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December 2018 News Round Up

News:

North Korea ‘tests ultramodern tactical weapon’ North Korean leader Kim Jong Un has overseen the testing of a “newly developed ultramodern tactical weapon”, Pyongyang’s state media reported Friday, in a move that will raise the temperature over denuclearisation talks.
Heysham 1: Three hurt in nuclear plant accident A release of steam at a British nuclear power plant injured three workers on Monday but there was no risk to the public and the incident was now under control, operator EDF Energy said.
Anti-vaccine community behind North Carolina chickenpox outbreak A chickenpox outbreak at a private school now ranks as the state’s largest since a vaccine for the virus became available more than 20 years ago, health officials say.
Over 350 cracks found in Hunterston B nuclear reactor More than 350 cracks have been discovered in an ageing nuclear power reactor at Hunterston in North Ayrshire, breaching an agreed safety limit and prompting calls for a permanent shutdown.
Inside Sellafield’s death zone with the nuclear clean-up robots The Thorp nuclear reprocessing plant at Sellafield, Cumbria, has recycled its final batch of reactor fuel. But it leaves behind a hugely toxic legacy for future generations to deal with. So how will it be made safe?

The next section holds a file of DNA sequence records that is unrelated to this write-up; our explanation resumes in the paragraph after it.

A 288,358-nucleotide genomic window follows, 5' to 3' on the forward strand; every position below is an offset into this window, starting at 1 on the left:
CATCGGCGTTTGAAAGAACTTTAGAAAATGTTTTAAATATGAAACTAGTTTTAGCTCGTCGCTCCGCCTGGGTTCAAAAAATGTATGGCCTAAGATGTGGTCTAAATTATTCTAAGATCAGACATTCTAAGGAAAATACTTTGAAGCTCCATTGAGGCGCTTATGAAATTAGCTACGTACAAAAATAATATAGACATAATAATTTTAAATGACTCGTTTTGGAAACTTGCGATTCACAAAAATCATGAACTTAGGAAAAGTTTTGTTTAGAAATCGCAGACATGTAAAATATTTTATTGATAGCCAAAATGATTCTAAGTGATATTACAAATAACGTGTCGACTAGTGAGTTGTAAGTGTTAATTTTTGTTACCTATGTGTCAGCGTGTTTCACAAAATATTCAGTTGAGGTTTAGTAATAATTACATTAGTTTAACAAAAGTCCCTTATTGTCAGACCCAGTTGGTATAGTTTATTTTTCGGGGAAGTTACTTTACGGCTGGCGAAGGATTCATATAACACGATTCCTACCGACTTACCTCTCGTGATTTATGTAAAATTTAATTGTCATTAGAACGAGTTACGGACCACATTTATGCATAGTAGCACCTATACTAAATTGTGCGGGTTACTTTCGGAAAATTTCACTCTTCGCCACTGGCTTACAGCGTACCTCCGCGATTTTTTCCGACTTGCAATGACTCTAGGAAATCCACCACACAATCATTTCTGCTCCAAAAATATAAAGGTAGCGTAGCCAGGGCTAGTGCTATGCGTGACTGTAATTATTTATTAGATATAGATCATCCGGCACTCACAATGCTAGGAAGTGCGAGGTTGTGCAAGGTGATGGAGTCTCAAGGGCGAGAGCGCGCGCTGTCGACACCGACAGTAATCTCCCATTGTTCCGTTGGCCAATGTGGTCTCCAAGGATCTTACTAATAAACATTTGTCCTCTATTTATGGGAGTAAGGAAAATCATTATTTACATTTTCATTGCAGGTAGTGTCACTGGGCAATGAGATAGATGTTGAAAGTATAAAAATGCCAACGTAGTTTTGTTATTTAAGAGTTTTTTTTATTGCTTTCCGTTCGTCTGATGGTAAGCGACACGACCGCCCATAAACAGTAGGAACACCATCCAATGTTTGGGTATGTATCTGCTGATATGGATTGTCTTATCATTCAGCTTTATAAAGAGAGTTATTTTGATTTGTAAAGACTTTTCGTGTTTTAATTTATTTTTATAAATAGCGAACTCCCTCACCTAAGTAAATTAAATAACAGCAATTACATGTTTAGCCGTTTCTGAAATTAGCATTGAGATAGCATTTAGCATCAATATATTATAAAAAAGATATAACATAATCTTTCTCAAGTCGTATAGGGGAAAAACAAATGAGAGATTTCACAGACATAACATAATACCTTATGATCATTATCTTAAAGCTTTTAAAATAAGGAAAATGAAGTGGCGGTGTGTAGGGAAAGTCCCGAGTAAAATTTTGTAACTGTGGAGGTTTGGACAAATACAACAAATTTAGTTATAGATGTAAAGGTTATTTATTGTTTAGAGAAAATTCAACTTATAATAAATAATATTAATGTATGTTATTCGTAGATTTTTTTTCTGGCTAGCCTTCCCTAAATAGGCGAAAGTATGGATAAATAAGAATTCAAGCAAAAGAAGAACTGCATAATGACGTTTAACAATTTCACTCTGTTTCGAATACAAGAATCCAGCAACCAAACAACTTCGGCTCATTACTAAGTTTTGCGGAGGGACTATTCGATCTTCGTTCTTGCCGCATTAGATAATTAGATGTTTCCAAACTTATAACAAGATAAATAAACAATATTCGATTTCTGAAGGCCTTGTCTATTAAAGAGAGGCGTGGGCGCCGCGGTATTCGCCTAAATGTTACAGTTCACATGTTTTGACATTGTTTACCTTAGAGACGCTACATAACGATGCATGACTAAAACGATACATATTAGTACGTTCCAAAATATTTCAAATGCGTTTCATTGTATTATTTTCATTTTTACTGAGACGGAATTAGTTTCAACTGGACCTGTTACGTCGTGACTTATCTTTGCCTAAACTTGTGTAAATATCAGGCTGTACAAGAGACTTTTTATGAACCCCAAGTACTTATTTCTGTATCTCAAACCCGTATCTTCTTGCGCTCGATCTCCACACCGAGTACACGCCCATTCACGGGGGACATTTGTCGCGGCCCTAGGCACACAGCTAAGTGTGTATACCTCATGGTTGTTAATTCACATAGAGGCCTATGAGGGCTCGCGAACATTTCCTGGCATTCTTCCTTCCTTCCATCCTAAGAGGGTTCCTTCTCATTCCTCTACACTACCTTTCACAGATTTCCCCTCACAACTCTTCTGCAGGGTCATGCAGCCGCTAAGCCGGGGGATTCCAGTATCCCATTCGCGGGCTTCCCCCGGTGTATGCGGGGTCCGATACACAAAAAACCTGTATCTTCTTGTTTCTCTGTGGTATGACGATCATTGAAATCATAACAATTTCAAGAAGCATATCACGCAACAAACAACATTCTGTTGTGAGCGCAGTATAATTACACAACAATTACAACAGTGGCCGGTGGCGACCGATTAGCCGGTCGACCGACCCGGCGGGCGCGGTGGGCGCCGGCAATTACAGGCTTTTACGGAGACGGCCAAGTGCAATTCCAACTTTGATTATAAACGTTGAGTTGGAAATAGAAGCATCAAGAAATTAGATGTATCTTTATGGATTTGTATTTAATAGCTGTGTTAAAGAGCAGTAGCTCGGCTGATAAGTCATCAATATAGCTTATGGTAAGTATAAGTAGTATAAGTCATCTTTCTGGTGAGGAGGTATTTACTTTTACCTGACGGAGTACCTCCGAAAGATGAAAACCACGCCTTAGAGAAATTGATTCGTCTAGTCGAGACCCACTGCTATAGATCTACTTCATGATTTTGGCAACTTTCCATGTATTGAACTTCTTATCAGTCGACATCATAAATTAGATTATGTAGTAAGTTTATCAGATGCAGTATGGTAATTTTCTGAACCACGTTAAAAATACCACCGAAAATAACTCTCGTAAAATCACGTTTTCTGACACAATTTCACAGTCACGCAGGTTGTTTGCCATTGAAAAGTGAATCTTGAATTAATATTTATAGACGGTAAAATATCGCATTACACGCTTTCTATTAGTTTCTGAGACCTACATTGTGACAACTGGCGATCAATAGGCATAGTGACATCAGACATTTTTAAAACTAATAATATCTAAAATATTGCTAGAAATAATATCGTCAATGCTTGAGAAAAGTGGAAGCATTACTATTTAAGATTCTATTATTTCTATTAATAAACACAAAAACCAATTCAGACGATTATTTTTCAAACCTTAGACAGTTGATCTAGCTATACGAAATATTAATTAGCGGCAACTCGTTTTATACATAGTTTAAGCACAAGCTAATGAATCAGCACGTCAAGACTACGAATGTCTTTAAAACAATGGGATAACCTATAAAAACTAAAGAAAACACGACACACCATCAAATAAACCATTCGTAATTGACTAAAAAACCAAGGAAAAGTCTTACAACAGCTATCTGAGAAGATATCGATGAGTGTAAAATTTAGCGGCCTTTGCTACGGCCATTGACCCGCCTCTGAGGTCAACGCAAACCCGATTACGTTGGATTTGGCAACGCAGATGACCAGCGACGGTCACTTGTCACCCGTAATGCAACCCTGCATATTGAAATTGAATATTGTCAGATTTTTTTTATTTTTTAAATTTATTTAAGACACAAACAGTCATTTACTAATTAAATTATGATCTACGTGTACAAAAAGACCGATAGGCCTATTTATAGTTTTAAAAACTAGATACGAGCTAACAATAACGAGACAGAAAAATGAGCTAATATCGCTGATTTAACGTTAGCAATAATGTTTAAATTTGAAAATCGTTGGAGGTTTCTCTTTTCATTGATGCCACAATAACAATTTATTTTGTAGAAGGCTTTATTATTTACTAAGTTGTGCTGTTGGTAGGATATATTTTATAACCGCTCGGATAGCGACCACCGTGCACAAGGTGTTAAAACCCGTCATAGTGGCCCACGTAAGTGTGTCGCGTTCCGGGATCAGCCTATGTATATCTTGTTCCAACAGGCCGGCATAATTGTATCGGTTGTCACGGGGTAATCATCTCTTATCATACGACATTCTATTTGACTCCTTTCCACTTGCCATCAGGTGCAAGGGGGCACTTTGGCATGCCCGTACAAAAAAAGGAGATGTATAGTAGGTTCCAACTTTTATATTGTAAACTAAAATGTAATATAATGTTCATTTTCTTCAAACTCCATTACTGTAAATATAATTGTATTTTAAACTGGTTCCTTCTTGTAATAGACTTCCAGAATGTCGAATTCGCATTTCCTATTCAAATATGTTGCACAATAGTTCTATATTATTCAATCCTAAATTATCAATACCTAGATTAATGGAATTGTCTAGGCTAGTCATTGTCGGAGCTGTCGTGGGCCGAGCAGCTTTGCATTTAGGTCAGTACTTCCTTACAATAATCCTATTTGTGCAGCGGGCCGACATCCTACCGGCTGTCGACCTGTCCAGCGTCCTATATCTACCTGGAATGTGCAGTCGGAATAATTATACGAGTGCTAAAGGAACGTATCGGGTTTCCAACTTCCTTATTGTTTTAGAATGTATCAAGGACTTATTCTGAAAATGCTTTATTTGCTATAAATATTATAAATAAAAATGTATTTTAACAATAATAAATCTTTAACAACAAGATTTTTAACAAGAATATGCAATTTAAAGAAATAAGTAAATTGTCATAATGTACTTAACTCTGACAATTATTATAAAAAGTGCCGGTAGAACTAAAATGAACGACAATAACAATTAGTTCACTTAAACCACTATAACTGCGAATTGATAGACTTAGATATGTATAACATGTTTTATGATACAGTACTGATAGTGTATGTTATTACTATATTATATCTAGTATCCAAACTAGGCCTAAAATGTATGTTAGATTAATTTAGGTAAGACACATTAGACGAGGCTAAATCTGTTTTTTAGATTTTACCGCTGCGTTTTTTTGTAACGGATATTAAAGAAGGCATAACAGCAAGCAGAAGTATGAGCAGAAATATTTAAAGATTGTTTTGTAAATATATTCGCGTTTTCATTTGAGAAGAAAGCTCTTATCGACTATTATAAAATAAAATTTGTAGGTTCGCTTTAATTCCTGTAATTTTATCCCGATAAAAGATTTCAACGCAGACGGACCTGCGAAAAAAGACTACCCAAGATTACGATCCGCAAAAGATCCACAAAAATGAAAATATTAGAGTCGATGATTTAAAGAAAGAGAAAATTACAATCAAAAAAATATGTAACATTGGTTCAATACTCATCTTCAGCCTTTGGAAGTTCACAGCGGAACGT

Ebola outbreak in DR Congo now second worst in history The UN’s global health body says the Ebola outbreak in the east of the Democratic Republic of Congo is now the second-biggest ever recorded.
Democratic Republic of the Congo begins first-ever multi-drug Ebola trial The Ministry of Health of the Democratic Republic of the Congo (DRC) today announced that a randomized control trial has begun to evaluate the effectiveness and safety of drugs used in the treatment of Ebola patients.

Explosion at chemical factory in China kills 22, injures 22
An explosion near a chemical plant in China’s northern Hebei province early on Wednesday killed 22 people and injured at least 22 others.